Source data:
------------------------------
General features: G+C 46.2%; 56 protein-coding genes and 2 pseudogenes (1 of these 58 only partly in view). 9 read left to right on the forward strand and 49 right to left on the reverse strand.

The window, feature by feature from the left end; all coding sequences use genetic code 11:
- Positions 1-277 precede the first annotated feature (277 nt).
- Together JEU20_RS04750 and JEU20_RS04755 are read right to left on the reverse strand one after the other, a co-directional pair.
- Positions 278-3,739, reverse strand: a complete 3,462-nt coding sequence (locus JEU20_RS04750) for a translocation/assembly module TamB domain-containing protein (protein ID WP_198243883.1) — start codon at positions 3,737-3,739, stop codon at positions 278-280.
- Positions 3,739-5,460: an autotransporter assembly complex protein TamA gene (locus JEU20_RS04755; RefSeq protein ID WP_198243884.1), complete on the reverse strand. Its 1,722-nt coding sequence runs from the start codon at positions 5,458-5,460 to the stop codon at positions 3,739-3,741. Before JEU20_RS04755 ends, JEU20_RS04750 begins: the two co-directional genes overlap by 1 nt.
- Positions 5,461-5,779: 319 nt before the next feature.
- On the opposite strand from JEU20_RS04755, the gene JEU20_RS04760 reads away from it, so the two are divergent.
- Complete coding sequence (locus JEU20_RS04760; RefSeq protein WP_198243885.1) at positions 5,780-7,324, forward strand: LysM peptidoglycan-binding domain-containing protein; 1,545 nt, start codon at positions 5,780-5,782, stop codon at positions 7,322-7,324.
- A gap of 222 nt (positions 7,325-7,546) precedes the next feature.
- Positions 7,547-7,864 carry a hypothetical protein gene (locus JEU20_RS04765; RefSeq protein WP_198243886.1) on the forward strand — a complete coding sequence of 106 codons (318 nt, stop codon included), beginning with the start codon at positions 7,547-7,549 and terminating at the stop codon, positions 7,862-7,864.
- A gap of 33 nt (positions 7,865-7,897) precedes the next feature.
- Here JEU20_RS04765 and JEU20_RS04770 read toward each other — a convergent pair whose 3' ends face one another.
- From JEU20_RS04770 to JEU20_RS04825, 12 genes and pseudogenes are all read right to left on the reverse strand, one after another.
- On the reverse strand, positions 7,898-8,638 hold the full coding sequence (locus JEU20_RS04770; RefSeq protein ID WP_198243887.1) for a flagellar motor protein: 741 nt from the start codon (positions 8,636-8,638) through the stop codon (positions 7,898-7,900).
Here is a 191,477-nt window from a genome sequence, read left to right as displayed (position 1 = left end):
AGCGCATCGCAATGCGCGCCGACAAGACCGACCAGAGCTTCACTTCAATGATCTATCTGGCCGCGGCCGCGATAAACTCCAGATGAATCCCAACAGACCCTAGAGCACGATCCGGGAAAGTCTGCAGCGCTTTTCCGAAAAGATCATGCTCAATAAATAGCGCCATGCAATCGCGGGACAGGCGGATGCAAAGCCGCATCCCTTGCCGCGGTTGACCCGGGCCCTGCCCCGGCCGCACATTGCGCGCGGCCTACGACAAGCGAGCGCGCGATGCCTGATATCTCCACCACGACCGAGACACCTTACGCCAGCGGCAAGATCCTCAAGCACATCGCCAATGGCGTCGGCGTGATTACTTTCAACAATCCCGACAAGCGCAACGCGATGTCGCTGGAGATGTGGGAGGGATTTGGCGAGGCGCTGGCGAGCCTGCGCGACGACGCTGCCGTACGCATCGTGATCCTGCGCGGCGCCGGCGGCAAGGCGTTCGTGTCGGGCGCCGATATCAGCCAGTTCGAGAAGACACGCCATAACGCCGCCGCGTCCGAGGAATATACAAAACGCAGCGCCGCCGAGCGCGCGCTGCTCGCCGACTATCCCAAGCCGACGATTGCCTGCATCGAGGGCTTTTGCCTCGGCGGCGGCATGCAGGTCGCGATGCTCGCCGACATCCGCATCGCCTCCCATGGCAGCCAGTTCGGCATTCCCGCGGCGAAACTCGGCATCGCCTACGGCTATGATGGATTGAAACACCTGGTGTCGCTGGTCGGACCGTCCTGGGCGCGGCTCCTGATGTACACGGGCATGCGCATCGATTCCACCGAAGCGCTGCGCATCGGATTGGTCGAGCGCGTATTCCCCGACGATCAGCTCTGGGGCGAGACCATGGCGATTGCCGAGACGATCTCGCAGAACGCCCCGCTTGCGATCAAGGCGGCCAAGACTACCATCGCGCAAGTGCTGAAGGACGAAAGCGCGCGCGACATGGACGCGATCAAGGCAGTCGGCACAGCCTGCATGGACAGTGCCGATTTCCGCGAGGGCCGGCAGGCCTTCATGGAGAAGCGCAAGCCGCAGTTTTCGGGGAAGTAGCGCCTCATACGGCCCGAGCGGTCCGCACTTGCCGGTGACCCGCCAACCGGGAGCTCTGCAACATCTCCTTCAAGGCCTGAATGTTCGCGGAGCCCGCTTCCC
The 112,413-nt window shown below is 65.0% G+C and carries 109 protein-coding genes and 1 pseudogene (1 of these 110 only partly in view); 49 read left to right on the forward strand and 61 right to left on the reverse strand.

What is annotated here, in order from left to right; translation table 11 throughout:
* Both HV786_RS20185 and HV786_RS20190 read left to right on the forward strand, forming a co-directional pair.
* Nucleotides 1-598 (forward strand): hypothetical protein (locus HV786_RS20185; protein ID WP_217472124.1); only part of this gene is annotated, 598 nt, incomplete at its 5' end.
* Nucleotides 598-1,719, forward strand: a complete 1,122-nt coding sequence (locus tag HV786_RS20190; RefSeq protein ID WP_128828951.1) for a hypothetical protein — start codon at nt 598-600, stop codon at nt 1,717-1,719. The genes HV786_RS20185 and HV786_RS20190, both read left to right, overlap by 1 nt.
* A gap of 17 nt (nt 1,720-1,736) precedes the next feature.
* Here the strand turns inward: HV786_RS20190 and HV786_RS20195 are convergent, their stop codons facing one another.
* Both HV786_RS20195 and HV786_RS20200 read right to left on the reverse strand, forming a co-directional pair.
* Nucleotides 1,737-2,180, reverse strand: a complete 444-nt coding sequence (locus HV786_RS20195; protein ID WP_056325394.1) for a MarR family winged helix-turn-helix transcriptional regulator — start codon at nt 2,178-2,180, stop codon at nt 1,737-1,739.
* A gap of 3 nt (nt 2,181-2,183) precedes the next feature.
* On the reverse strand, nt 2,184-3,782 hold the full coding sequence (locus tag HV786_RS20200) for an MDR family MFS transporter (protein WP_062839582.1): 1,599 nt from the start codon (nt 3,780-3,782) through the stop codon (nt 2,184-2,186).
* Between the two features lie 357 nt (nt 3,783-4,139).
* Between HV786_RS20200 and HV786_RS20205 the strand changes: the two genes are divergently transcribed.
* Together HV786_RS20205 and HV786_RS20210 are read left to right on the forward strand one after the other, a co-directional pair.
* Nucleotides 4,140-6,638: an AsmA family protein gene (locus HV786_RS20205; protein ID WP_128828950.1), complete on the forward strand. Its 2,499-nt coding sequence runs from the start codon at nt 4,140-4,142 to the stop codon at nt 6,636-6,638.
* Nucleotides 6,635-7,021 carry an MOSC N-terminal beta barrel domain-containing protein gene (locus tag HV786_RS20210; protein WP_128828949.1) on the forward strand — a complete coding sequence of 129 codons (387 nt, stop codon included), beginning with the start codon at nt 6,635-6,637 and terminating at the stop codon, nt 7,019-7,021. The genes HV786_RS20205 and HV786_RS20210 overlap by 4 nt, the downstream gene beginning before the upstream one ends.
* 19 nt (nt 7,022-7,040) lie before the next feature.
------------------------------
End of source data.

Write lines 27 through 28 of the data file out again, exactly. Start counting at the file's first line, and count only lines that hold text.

* A gap of 3 nt (nt 2,181-2,183) precedes the next feature.
* On the reverse strand, nt 2,184-3,782 hold the full coding sequence (locus tag HV786_RS20200) for an MDR family MFS transporter (protein WP_062839582.1): 1,599 nt from the start codon (nt 3,780-3,782) through the stop codon (nt 2,184-2,186).